I was never in a hurry to grow up when I was young.
Even though I was assigned a number of odd jobs around the house by my parents, I didn't have any desire to go out and find "a real job" when I was a teenager. I made several half-hearted efforts but was actually hoping that I'd be turned down every time.
My first job in which I was paid by someone other than my folks was as a newspaper carrier, i.e., paper boy. Except I was 15 at the time of landing that job.
It was the morning paper (we had "morning" and "afternoon" papers back then). And the first week on the job, I "trained" with the other teenager who was giving up the route. I'll always remember his name, Charlie Sweet.
He lived in a big house in a nice neighborhood (I would go on to land extra-large tips from the customers. It was indeed a "sweet" route). I would show up in front of his house at 5:30 in the morning and wait for him to come out so I could follow him around.
From the outside, the house seemed alluring and dangerous all at the same time. I trained for about a week and I think most of those days, there were blue, pink and red lights flashing behind the curtains in the main bay window. I heard music thumping and one time, two girls walked out of the door and down the street before Charlie came out with his newspaper bag of papers.
One of the days I stood out there was garbage day. The garbage outside Charlie's house smelled like pot. I spotted a few nudie magazines that I was tempted to take home but didn't. I also spied a couple of music cassettes, including one from The Cars, "Candy-O".
It was January 1981. I knew The Cars. I hadn't developed beyond what I heard on pop radio at the time, but I knew "Good Times Roll" (I heard it on a friend's K-Tel record) and I certainly knew the "Candy-O" album cover featuring a painting of a woman (actress Candy Moore) draped across the hood of a car by famed pin-up model artist Alberto Vargas. What 15-year-old boy didn't know that album cover?
But the cassette tape in the garbage lacked the case and the cassette cover. All that was left was the white plastic cassette. This was disappointing.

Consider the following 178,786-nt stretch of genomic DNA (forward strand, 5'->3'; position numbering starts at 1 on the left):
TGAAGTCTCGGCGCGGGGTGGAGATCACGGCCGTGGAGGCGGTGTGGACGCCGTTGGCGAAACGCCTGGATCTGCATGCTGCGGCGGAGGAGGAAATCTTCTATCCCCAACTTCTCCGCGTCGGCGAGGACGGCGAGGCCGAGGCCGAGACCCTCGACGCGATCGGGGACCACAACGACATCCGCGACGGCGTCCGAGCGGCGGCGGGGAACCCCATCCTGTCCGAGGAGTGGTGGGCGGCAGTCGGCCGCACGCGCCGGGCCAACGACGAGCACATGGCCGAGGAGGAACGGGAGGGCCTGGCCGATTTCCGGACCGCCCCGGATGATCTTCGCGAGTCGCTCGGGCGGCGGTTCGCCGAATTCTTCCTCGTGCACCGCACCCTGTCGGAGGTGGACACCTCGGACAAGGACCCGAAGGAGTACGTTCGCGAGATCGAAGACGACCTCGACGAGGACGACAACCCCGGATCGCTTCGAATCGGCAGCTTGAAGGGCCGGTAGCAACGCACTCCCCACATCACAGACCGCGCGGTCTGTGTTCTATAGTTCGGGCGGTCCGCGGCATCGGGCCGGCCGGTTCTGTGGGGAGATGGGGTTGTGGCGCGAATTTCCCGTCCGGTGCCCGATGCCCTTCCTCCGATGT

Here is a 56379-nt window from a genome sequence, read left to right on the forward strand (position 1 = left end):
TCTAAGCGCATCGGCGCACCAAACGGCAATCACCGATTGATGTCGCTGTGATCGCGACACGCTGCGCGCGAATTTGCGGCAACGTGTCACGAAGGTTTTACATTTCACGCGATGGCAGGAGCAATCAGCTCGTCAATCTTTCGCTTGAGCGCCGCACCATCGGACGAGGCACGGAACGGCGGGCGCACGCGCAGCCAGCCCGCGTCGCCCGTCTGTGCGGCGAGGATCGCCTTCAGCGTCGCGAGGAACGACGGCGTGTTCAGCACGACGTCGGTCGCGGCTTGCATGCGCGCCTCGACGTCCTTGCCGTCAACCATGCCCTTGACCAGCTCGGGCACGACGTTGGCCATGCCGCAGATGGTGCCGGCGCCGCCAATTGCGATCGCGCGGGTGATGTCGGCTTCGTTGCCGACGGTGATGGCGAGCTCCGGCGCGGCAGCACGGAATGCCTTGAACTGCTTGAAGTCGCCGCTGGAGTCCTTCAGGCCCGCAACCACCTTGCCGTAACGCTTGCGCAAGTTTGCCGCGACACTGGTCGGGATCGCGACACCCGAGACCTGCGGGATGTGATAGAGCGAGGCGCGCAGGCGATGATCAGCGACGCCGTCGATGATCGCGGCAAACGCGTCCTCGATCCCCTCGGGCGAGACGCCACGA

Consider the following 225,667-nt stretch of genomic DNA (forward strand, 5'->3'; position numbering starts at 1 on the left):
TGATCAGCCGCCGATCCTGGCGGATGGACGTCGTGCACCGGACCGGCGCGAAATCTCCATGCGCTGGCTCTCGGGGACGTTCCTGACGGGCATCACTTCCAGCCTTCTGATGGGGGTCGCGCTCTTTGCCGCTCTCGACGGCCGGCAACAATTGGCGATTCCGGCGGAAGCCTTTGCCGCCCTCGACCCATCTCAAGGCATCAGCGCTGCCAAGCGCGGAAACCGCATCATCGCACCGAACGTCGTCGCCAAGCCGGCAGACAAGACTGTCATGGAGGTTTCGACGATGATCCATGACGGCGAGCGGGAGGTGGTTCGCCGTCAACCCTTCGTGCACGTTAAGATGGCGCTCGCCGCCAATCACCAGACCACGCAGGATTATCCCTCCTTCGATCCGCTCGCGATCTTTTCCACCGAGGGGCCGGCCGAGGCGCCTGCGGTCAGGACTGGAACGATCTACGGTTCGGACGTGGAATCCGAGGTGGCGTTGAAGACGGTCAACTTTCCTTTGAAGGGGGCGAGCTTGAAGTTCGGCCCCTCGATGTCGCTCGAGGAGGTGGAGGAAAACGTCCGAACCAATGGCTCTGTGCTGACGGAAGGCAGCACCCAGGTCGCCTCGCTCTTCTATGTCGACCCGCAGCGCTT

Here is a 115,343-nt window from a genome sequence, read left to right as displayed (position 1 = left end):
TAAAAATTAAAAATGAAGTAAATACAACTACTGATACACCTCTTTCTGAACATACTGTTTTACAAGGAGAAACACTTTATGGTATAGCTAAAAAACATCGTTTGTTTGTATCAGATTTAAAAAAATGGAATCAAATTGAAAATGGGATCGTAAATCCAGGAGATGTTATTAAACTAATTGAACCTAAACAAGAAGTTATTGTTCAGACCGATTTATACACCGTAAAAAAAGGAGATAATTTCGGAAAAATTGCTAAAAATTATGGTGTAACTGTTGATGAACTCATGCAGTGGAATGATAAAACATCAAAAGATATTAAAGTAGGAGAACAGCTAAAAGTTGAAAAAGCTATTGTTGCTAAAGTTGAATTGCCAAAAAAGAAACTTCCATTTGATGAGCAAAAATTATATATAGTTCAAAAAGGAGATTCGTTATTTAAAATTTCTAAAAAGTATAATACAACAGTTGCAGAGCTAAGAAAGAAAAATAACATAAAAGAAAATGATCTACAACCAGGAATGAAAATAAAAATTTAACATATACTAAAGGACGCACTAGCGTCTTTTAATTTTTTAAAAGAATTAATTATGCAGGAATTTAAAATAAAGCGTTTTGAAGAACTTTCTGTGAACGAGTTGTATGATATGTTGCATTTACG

It didn't stop me from literally plucking it off the trash heap, stuffing it in my pocket, and beginning a long and meaningful relationship with The Cars.
A year-and-a-half later, I was still working the paper route, collecting cash one evening, when a car drove past with "Shake It Up" blaring from its speakers. The song was new at the time and it's the first thing I think of when I hear the song today.
In 1984, I was working at a department store. The Cars' Heartbeat City was all over MTV. I was infatuated with the woman who worked in the home entertainment section. I was 18, she was probably 23. She wore her long blond hair in braids, slathered her eyes in mascara, wore elf boots with everything and was as skinny as a 10-year-old boy.
She walked in a slinky, I don't give an F way. She loved rock and new wave. She really loved The Cars and that album. The Cars were never bigger than they were in '84 and I was never more of a devotee. Thanks to department store Teresa, I listened to Heartbeat City, Shake It Up, Panorama, Candy-O and their debut album constantly at that time.
The Cars were sleek, cool, almost icy, and their lyrics were simple, yet quirky and the group spoke to me in a way that few bands have. They were synthetic but guitar-driven. They were nerdy but got all the girls. To this day, The Cars are one of the 10 artistic groups who have most influenced me and shaped my musical tastes.
I nearly missed it when The Cars were inducted into the Rock n' Roll Hall of Fame a couple of weekends ago. But I made sure to go back and watch the video of the induction and relive all of those feelings that began with Candy-O one winter morning before sun-up in 1981.
The Rock n Roll Hall of Fame honor was long overdue and so is this Match the Song Title segment.